5 Black Pioneer Athletes You May Never Heard Of.
Major Taylor – Champion Cyclist and First African American World Champion
Arguably one of the best cyclists of all time is a man that 99 percent of the world has never heard of. Marshall Walter “Major” Taylor, born on November 26, 1878 was a champion cyclist, multiple multiple world record holder and the first African American to become a world champion – in any sport.
The son of a Civil War veteran Marshall Taylor was raised and educated in the home of the Southards, a wealthy Indiana family that employed his father. Taylor developed a strong friendship with Dan Southard who was the same age as Marshall and at age 12 the Southards gave young Marshall his first bicycle. Young Marshall immediately took to the bicycle, becoming an expert trick rider and catching the eye of a local bike shop owner who subsequently paid Taylor $6 per week to perform stunts outside of the bike shop. Taylor performed the stunts wearing a soldiers uniform and gained the nickname “Major”.
Taylor was not only an excellent trick rider, but he was an extremely gifted racer as well. At age 13 Major Taylor entered and won his first race, an amateur event in Indiana. At age 16 he won a 75 mile race in Indiana competing against the best white racers of the day and experiencing extreme racism before during and after the race. It was racism that ultimately drove Taylor out of racing in Indiana and he subsequently took his talents to Massachusetts where he won his first east coast race.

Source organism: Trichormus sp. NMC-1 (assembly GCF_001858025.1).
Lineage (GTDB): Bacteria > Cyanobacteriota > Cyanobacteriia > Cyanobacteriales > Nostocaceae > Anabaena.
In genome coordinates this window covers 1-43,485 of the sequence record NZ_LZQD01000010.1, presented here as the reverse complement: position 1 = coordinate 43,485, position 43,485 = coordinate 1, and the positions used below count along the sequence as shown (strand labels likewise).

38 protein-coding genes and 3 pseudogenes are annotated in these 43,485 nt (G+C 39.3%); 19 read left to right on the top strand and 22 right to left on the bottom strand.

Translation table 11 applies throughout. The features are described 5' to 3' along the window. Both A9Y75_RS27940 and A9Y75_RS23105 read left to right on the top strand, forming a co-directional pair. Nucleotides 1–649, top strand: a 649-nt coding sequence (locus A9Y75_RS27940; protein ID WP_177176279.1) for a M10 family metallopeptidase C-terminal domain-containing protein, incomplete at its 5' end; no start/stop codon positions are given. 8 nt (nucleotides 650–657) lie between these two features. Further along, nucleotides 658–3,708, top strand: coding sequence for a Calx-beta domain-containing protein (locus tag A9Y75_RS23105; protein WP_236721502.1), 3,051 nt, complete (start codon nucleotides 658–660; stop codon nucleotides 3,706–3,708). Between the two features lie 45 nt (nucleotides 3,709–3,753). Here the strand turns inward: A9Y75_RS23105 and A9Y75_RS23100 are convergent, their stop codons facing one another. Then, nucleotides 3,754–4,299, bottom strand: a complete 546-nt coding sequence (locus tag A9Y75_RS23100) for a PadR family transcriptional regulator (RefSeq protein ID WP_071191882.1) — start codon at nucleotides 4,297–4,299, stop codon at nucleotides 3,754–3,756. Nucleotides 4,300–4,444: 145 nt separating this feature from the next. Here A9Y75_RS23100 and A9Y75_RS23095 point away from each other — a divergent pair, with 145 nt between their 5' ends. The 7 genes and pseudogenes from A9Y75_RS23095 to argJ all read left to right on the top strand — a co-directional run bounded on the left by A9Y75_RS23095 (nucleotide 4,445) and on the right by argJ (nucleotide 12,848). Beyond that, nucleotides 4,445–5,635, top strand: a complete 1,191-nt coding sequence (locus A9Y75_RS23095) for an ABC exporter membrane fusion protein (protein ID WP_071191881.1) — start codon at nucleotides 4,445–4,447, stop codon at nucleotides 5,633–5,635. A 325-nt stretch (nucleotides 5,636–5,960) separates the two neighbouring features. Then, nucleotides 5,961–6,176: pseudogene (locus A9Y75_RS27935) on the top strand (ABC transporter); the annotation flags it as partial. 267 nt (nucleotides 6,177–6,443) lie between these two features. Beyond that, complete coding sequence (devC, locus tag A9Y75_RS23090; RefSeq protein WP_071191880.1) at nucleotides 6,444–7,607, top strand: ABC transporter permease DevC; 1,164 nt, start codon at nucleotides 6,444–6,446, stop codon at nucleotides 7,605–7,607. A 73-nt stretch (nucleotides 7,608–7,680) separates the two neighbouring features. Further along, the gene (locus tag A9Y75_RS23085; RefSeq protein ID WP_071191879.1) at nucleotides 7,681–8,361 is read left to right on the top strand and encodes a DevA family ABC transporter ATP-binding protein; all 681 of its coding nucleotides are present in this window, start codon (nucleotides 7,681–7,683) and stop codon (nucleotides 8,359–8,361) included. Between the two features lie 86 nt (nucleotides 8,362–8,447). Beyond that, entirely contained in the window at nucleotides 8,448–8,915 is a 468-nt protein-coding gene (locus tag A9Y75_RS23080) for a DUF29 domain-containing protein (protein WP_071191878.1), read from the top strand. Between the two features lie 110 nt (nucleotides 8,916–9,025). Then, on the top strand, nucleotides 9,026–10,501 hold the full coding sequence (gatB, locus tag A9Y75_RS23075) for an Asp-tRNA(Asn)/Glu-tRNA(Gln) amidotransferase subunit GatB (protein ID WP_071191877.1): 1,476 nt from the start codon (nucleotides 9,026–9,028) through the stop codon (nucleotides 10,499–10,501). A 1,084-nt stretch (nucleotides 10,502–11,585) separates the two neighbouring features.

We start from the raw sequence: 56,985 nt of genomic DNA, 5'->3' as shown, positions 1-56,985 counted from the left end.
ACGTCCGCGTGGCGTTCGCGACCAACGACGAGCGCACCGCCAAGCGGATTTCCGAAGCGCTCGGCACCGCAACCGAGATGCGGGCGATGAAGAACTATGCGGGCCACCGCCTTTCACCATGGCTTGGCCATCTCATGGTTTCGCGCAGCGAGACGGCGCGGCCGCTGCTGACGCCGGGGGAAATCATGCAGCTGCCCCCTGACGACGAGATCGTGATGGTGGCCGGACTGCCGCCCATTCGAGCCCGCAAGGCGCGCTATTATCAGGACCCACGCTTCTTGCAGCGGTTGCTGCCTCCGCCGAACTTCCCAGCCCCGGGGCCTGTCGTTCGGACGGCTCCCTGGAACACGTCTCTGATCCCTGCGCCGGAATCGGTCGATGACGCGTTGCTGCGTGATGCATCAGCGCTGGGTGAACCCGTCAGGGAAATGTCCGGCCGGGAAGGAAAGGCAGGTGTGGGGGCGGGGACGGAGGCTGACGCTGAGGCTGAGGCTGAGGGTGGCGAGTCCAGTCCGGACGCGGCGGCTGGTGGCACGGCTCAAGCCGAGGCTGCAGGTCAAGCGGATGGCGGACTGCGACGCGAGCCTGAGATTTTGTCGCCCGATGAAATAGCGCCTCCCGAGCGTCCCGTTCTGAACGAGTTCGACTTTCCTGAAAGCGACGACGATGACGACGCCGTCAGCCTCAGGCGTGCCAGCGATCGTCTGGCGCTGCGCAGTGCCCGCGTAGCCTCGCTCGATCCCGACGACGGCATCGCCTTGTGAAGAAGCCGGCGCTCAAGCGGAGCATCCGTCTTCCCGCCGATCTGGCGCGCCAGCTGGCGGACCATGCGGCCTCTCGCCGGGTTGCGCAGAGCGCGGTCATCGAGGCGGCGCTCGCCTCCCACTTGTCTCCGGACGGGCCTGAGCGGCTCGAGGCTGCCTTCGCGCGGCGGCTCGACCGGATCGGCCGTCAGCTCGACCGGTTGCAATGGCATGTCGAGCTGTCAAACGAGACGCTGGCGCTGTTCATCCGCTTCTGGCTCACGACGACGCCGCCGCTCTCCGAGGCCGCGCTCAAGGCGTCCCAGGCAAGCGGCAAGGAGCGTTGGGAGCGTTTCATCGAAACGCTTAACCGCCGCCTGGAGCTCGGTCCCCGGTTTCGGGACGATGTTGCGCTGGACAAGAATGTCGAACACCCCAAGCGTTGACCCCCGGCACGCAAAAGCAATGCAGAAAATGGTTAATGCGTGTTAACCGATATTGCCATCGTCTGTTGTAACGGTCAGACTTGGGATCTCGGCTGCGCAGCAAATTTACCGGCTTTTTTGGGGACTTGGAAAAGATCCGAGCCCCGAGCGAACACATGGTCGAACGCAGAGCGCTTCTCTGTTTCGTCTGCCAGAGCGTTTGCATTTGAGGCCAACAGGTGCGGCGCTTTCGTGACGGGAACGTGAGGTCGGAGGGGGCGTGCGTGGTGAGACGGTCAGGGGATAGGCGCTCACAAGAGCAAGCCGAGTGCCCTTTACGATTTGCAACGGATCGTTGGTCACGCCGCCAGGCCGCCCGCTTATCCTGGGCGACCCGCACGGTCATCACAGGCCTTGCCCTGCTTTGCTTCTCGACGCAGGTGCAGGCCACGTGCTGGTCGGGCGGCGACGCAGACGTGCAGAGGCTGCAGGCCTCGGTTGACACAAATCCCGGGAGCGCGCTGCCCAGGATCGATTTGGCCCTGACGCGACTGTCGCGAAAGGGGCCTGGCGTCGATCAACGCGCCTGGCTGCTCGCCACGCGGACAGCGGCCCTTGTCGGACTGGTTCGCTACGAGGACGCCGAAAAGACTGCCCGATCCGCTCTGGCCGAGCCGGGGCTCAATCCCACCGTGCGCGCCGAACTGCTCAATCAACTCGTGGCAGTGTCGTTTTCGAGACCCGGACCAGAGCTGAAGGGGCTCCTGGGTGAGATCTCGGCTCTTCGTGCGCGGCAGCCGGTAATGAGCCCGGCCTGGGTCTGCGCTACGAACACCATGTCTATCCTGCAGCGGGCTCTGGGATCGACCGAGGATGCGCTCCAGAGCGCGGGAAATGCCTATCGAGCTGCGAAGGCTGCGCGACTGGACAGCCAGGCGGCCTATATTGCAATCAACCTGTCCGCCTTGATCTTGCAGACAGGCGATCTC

Major Taylor turned pro at age 18 and immediately began to dominate racing. He won his first professional race, lapping the entire field. Taylor raced in America, Australia and Europe and beat all comers. By 1898 Major Taylor held seven world records and had won 29 of his 49 races. In 1899 Taylor set seven world records in a one week period and won the World Championship; the first African American to ever do so. In 1902 he won 40 of 57 races on the European Tour beating competitors in Germany, England and France. His record for the mile stood for 28 years and he continued to set world records from 1989 to 1908.
Although Taylor enjoyed unparalleled success as a racer, he was always dogged by racism, enduring taunts death threats, bad sportsmanship and downright cheating leveled against him. through it all Taylor maintained an amazingly high moral code and never engaged in retaliation against his competitors. The racism within the sport did eventually wear him down and in 1910 at age 32 he retired.
Oliver Lewis, First African American Jockey to Win the Kentucky Derby – 1875
At a time not too far removed from slavery, opportunities for African Americans to excel equally in sports were few and far between. Caretaking for horses and eventually becoming jockeys however was an avenue where African Americans were initially given an opportunity to excel – and they did. From 1875 to 1903 14 of the first 28 jockeys to win the Kentucky Derby were people of color, and the first to win was Oliver Lewis.
At age 19 Oliver Lewis rode in and won his first Kentucky Derby in front of 10,000 spectators at the Louisville Jockey Club (later known as Churchill Downs). After this victory Lewis went on to place second After this initial period of success on the track the backlash from racist whites surfaced and many black jockeys were driven out of the sport by racist white landowners and hate groups like the Ku Klux Klan. By 1921 there were no more African American jockeys riding horses at the Derby, and another one would not be seen for 80 years.